I believe in self-worth and individuality. The longing for acceptance often times compels individuals to sometimes seek acceptance in the wrong places. I see this phenomenon everyday in my peers. I am now at the age where I am beginning to shape my own identity. The media is constantly placing images in front of me trying to persuade me into buying hair products, make up, new breast and diet so that I may fit into the image they are selling me. But I refuse to buy into that image.
When I was in high school I was all about being cool. I did whatever it took. I keep up with all the hottest trends, matching from head to foot, from my headband down to my socks. We were a reflection of what we saw on the television. I walked and talked cool. I made fun of other people to build myself up. I did all of this so that I could fit in. After two years of trying to keep up, I realized that I wasn’t happy. I had been ignoring and denying all the things that made me unique. The very people I surrounded myself with didn’t care about me; they were so caught up with being cool they forgot about friendship. Here I was with so many friends but no one knew me personally, I was lonely. I had to stop and ask myself was being cool worth losing myself and why do I feel so lonely if I have so many friends.
I started my journey to self discovery on January 1, 2004. I went from being a big socialite to reclusive. I started to spend time with myself; I called it “me time.” During “me time” I would read, write poetry about how I felt each day, listen to music from all genres until I found one that reflected my personal style. I realized that likes Neo-Soul; a genre of music my old friends probably never knew existed. I began learn new things about myself. I learned that I have a weird laugh. I never knew that because I never was able to laugh without worrying about what someone might say. I began to embrace my awkwardness and now I love myself and all things about me.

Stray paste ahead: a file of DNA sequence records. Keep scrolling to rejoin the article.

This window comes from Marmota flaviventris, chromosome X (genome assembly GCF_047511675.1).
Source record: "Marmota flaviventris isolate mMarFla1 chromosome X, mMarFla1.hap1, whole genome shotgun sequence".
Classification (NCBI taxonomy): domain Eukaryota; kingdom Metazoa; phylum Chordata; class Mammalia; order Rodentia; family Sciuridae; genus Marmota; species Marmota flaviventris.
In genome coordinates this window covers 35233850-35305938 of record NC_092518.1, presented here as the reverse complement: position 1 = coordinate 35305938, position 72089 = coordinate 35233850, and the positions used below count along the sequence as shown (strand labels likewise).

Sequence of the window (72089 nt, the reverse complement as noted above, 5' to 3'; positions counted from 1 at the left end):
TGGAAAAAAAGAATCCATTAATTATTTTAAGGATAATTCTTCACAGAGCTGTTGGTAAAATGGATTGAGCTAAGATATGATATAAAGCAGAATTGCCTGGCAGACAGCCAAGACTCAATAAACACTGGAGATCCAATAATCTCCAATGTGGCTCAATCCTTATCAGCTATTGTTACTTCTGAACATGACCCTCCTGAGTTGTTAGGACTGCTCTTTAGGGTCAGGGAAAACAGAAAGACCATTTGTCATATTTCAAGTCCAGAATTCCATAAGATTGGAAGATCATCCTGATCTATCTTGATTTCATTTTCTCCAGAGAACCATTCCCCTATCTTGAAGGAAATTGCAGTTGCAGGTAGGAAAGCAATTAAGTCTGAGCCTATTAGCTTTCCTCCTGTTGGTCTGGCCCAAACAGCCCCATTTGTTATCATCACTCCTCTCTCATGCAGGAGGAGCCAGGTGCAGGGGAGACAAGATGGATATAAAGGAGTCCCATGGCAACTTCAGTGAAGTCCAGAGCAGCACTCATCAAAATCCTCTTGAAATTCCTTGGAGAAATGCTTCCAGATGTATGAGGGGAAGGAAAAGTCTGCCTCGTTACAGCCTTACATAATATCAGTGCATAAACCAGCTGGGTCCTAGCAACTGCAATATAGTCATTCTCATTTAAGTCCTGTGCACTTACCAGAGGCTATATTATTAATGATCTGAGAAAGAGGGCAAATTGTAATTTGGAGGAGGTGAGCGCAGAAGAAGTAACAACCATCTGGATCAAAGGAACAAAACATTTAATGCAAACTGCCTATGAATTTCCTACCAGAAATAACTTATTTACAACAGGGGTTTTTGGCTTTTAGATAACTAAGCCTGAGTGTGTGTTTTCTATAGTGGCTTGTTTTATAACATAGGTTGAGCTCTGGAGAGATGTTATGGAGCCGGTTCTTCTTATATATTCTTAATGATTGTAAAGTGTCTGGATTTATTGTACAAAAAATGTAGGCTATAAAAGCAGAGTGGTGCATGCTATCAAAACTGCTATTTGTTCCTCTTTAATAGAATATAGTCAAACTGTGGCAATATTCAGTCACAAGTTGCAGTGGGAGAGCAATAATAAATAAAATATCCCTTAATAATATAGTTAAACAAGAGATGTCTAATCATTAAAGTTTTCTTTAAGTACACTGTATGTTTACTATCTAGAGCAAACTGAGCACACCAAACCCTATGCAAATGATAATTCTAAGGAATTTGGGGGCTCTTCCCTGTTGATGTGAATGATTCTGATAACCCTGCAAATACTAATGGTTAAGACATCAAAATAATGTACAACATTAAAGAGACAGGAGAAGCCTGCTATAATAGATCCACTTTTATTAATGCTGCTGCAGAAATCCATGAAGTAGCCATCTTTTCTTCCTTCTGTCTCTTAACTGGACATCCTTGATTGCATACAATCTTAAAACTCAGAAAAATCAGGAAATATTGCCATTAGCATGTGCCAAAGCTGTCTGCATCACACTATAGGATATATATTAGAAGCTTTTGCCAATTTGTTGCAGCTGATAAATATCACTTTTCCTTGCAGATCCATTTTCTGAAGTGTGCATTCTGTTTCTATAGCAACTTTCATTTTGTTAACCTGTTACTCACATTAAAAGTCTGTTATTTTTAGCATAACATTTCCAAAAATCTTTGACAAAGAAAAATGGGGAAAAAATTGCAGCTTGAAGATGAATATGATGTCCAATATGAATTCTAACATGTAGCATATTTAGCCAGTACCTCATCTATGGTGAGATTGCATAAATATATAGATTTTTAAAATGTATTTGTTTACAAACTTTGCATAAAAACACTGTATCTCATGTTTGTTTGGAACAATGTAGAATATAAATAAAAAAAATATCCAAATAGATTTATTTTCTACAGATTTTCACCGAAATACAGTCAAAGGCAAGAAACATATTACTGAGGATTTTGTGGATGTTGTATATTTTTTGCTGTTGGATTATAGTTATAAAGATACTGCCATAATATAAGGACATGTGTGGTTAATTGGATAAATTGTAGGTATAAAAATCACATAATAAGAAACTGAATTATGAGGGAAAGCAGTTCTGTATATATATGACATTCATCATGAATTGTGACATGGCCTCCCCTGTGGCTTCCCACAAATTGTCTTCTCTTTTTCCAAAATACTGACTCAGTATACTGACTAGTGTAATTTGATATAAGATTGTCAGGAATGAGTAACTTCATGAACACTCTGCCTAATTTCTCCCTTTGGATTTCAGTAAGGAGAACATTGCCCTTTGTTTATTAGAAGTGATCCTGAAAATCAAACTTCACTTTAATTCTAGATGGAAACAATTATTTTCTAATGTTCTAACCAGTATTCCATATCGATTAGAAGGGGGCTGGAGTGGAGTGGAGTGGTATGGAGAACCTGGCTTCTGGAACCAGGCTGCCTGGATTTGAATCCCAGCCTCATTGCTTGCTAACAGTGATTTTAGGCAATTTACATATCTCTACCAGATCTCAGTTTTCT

Since I started my journey I also stopped relaxing, or chemically straightening my hair. I am very proud of my hair. My hair is what many people consider nappy. Nappy in many cases is considered a negative thing. But to me, my nappy hair is a direct reflection of the journey that I have taken to self discovery. My coarse texture of hair reflects my style I have not been sanded down or smoothed over by what the media calls beautiful. My journey has been anything but straight, often times I was pulled and stretched by societies influence but each time I was able to bounce back and curl up in my own uniqueness. My gray hair sticks out rather than blend in with the darker strands, and like my gray hair, I refuse to conform to blend in with the crowd. My hair is short because my journey just began, but as my hair grows so does my strength and confidence in myself.
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